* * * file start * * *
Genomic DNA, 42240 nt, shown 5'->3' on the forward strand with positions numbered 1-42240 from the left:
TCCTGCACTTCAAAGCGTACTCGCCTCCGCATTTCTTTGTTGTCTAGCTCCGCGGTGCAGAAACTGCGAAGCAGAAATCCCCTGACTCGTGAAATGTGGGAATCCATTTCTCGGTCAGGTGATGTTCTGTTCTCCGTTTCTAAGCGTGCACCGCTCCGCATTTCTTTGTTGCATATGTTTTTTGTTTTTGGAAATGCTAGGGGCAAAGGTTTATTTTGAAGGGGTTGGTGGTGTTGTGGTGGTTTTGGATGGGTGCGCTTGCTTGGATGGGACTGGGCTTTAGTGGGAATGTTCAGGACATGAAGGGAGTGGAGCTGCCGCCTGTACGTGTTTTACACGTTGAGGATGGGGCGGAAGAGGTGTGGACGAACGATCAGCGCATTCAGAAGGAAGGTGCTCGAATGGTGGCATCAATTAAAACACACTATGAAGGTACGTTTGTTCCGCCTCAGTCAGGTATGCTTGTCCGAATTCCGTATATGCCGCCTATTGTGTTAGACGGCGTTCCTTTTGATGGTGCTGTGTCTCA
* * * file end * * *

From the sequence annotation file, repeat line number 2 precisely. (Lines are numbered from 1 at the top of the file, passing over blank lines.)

TCCTGCACTTCAAAGCGTACTCGCCTCCGCATTTCTTTGTTGTCTAGCTCCGCGGTGCAGAAACTGCGAAGCAGAAATCCCCTGACTCGTGAAATGTGGGAATCCATTTCTCGGTCAGGTGATGTTCTGTTCTCCGTTTCTAAGCGTGCACCGCTCCGCATTTCTTTGTTGCATATGTTTTTTGTTTTTGGAAATGCTAGGGGCAAAGGTTTATTTTGAAGGGGTTGGTGGTGTTGTGGTGGTTTTGGATGGGTGCGCTTGCTTGGATGGGACTGGGCTTTAGTGGGAATGTTCAGGACATGAAGGGAGTGGAGCTGCCGCCTGTACGTGTTTTACACGTTGAGGATGGGGCGGAAGAGGTGTGGACGAACGATCAGCGCATTCAGAAGGAAGGTGCTCGAATGGTGGCATCAATTAAAACACACTATGAAGGTACGTTTGTTCCGCCTCAGTCAGGTATGCTTGTCCGAATTCCGTATATGCCGCCTATTGTGTTAGACGGCGTTCCTTTTGATGGTGCTGTGTCTCA